Battle Cry, Iraq

FILE - In this Sunday Jan. 11, 2015 file photo, a Yazidi fighter protects the Sharaf al-Deen temple shrine, one of the holies
FILE - In this Sunday Jan. 11, 2015 file photo, a Yazidi fighter protects the Sharaf al-Deen temple shrine, one of the holiest for the Yazidis, a religious minority whom the Islamic State group considers heretics ripe for slaughter, in Sinjar, northern Iraq. While Islamic State fighters have been forced to retreat from Kobani, the strategic town on Syria’s border with Turkey, they appear far from beaten in northern Iraq. Along the Kurds’ shifting front lines, it’s a tenuous hold. Whichever side triumphs will determine whether Islamic State can use the main highway west to funnel weapons and reinforcements to their retreating comrades in Syria. (AP Photo/Seivan Selim, File)

It was August 2, 1990, and Saddam Hussein, formerly Washington's man in Baghdad and its ally against fundamentalist Iran, had just sent his troops across the border into oil-rich Kuwait. It would prove a turning point in American Middle East policy. Six days later, a brigade of the 82nd Airborne Division was dispatched to Saudi Arabia as the vanguard of what the U.S. Army termed "the largest deployment of American troops since Vietnam." The rest of the division would soon follow as part of Operation Desert Storm, which was supposed to drive Saddam's troops from Kuwait and fell the Iraqi autocrat. The division's battle cry: "The road home... is through Baghdad!"

In fact, while paratroopers from the 82nd Airborne penetrated deep into Iraq in the 100-day campaign that followed, no American soldier would make it to the Iraqi capital -- not that time around, anyway. After the quick triumph of the Gulf War, the Airborne's paratroops instead returned to Ft. Bragg, North Carolina. And that, it seemed, was the end of the matter, victory parades and all. Naturally, the soldiers using that battle cry did not have the advantage of history. They had no way of knowing that it would have been more accurate to chant something like: "The road home always leads back to Baghdad!" After all, when the First Gulf War ended in the crushing defeat of Saddam's forces and he nonetheless remained in power, the stage was set for the invasion that began Iraq War 2.0 a dozen years later. Perhaps you still remember that particular "mission accomplished" moment.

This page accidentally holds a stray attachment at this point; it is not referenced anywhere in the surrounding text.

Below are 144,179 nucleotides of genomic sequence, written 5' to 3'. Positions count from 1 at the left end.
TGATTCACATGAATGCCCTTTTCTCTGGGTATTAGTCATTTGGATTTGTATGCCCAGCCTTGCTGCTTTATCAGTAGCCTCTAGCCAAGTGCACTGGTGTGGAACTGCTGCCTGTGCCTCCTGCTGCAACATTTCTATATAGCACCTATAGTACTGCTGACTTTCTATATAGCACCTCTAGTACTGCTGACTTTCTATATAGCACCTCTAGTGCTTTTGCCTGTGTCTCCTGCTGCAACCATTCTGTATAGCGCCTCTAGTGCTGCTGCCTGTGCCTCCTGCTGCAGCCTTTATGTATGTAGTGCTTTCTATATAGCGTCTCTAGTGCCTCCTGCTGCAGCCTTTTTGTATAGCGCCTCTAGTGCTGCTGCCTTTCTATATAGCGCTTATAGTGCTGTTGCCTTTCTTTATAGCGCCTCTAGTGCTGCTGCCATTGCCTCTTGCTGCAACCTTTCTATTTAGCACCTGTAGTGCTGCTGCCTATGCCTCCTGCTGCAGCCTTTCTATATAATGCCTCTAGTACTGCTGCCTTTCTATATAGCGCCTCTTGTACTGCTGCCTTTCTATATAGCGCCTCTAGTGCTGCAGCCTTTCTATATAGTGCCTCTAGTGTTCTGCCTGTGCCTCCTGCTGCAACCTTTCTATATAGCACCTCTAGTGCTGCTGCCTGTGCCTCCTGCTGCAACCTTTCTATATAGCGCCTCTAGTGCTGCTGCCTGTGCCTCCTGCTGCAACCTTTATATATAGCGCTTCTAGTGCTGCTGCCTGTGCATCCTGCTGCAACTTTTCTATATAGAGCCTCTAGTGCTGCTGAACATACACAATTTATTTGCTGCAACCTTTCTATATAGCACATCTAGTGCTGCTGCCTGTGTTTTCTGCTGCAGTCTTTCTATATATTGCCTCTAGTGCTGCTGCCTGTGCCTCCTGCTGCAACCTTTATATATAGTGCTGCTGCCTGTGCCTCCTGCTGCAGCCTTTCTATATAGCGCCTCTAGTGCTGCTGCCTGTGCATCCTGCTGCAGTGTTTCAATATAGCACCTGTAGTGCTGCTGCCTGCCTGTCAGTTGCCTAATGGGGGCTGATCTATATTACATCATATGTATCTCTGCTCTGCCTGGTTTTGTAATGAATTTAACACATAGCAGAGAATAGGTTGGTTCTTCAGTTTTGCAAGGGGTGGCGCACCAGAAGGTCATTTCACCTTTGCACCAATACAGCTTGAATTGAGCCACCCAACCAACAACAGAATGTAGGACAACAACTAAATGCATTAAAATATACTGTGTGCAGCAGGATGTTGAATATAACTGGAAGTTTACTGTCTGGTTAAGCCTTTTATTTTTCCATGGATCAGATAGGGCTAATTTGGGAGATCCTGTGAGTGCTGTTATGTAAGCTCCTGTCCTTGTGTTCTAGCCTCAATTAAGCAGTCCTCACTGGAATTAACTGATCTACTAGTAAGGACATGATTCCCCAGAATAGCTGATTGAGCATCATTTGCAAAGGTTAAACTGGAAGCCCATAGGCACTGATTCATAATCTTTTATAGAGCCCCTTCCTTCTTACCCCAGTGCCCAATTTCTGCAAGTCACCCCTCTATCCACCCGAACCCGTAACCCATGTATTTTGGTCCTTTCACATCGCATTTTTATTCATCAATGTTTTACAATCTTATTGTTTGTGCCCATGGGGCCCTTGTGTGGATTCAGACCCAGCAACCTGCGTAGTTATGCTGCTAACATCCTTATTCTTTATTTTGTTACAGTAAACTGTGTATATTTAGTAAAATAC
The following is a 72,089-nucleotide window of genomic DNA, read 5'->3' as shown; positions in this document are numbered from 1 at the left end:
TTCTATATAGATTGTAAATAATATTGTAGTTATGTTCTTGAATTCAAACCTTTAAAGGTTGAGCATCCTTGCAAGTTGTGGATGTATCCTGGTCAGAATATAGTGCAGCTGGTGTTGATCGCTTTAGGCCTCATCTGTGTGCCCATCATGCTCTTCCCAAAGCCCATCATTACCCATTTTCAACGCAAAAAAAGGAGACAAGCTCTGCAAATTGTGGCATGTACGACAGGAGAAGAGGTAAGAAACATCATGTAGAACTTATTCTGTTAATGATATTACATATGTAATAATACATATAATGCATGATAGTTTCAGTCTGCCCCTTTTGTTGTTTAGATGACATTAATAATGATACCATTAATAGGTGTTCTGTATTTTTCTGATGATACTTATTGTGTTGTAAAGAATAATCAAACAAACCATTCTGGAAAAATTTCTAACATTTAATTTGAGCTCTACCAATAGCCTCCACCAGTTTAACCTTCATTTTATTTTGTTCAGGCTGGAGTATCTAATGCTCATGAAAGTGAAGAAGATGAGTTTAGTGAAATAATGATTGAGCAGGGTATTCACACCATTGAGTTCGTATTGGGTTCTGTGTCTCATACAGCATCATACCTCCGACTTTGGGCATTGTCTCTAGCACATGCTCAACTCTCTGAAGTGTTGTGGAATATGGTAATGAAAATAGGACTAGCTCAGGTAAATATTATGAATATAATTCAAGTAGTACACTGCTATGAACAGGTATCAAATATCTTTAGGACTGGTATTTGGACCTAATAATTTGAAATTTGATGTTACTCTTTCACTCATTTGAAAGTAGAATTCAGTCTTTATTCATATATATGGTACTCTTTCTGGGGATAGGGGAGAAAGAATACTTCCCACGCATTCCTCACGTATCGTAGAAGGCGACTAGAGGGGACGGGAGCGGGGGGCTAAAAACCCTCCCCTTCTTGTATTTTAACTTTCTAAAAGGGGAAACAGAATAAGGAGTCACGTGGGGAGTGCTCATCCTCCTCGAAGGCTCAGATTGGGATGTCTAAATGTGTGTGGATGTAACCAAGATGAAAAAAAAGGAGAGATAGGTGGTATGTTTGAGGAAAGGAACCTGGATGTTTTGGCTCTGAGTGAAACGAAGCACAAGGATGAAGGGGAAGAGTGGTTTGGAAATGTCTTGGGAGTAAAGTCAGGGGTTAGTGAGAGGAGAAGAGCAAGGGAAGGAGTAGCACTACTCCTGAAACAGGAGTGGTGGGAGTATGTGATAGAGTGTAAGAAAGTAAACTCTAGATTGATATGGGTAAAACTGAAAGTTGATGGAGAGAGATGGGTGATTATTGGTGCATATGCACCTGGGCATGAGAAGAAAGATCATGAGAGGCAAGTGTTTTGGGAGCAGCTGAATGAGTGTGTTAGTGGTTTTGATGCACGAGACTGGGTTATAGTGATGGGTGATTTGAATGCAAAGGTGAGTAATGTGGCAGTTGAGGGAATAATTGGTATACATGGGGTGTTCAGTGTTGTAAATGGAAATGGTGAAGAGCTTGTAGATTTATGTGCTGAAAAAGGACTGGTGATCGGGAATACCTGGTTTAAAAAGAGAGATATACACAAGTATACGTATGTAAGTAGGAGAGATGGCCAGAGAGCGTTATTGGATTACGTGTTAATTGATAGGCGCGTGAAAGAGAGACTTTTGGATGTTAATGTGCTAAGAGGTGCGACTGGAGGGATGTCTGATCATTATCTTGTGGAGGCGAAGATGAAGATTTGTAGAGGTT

In the course of that invasion, the 82nd Airborne would conduct "sustained combat operations throughout Iraq." Once the occupation of the country began, paratroopers from the division would return to Iraq in August 2003 to, as an Army website puts it, "continue command and control over combat operations in and around Baghdad." In other words, they were tasked with repressing the insurgency that had broken out after the Bush administration disbanded the Iraqi military and banned Saddam's Baath Party, putting so many armed and trained Iraqis out on the streets, jobless and angry. As it happened, parts of the 82nd would redeploy to Iraq again and again until, in 2011, its 2nd Brigade Combat Team was "the last brigade combat team to pull out of Iraq and successfully relinquished responsibility [for] Anbar Province to the Iraqi government." Then, homeward they went (yet again) and that, of course, should have been that.

But that, as Dr. Seuss might have written, wasn't the end of it; oh no, it wasn't the end. Just this week, with Iraq War 3.0 (and Syria War 1.0) underway, it was announced that the 3rd Brigade Combat Team of the 82nd Airborne, 1,000 paratroopers, was being dispatched to -- you guessed it -- Iraq to train up the woeful, partially collapsed, previously American-trained and -armed (to the tune of $25 billion) Iraqi Army. By now, it should be evident that there's a pattern here for those who care to notice. And with this in mind, in "War Is the New Normal" TomDispatch has called back to the colors a site regular, retired Air Force Lieutenant Colonel William Astore, to explore the strange repetitiveness of American war-making in these years. Like the 82nd Airborne, he's been on this "road home" before.